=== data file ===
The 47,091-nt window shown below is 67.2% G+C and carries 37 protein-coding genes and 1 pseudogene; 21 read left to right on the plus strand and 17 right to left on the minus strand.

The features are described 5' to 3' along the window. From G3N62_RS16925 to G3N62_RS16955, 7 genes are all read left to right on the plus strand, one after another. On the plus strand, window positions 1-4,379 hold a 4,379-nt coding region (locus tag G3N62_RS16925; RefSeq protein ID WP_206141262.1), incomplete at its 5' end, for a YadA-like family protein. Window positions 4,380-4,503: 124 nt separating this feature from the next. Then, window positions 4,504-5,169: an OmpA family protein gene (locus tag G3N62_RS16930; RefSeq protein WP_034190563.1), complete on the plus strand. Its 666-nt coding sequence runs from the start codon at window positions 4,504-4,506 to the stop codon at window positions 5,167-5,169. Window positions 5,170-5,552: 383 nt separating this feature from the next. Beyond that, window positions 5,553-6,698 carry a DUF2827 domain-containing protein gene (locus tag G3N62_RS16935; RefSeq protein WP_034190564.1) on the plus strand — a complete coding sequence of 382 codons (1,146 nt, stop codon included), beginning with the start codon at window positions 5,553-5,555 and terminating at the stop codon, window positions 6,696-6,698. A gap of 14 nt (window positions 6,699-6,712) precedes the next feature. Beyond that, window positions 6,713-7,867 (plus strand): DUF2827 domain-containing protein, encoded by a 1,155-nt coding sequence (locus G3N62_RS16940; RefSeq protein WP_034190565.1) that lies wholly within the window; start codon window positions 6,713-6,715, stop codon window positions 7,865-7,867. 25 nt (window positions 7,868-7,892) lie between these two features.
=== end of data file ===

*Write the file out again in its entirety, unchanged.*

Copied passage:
The 47,091-nt window shown below is 67.2% G+C and carries 37 protein-coding genes and 1 pseudogene; 21 read left to right on the plus strand and 17 right to left on the minus strand.

The features are described 5' to 3' along the window. From G3N62_RS16925 to G3N62_RS16955, 7 genes are all read left to right on the plus strand, one after another. On the plus strand, window positions 1-4,379 hold a 4,379-nt coding region (locus tag G3N62_RS16925; RefSeq protein ID WP_206141262.1), incomplete at its 5' end, for a YadA-like family protein. Window positions 4,380-4,503: 124 nt separating this feature from the next. Then, window positions 4,504-5,169: an OmpA family protein gene (locus tag G3N62_RS16930; RefSeq protein WP_034190563.1), complete on the plus strand. Its 666-nt coding sequence runs from the start codon at window positions 4,504-4,506 to the stop codon at window positions 5,167-5,169. Window positions 5,170-5,552: 383 nt separating this feature from the next. Beyond that, window positions 5,553-6,698 carry a DUF2827 domain-containing protein gene (locus tag G3N62_RS16935; RefSeq protein WP_034190564.1) on the plus strand — a complete coding sequence of 382 codons (1,146 nt, stop codon included), beginning with the start codon at window positions 5,553-5,555 and terminating at the stop codon, window positions 6,696-6,698. A gap of 14 nt (window positions 6,699-6,712) precedes the next feature. Beyond that, window positions 6,713-7,867 (plus strand): DUF2827 domain-containing protein, encoded by a 1,155-nt coding sequence (locus G3N62_RS16940; RefSeq protein WP_034190565.1) that lies wholly within the window; start codon window positions 6,713-6,715, stop codon window positions 7,865-7,867. 25 nt (window positions 7,868-7,892) lie between these two features.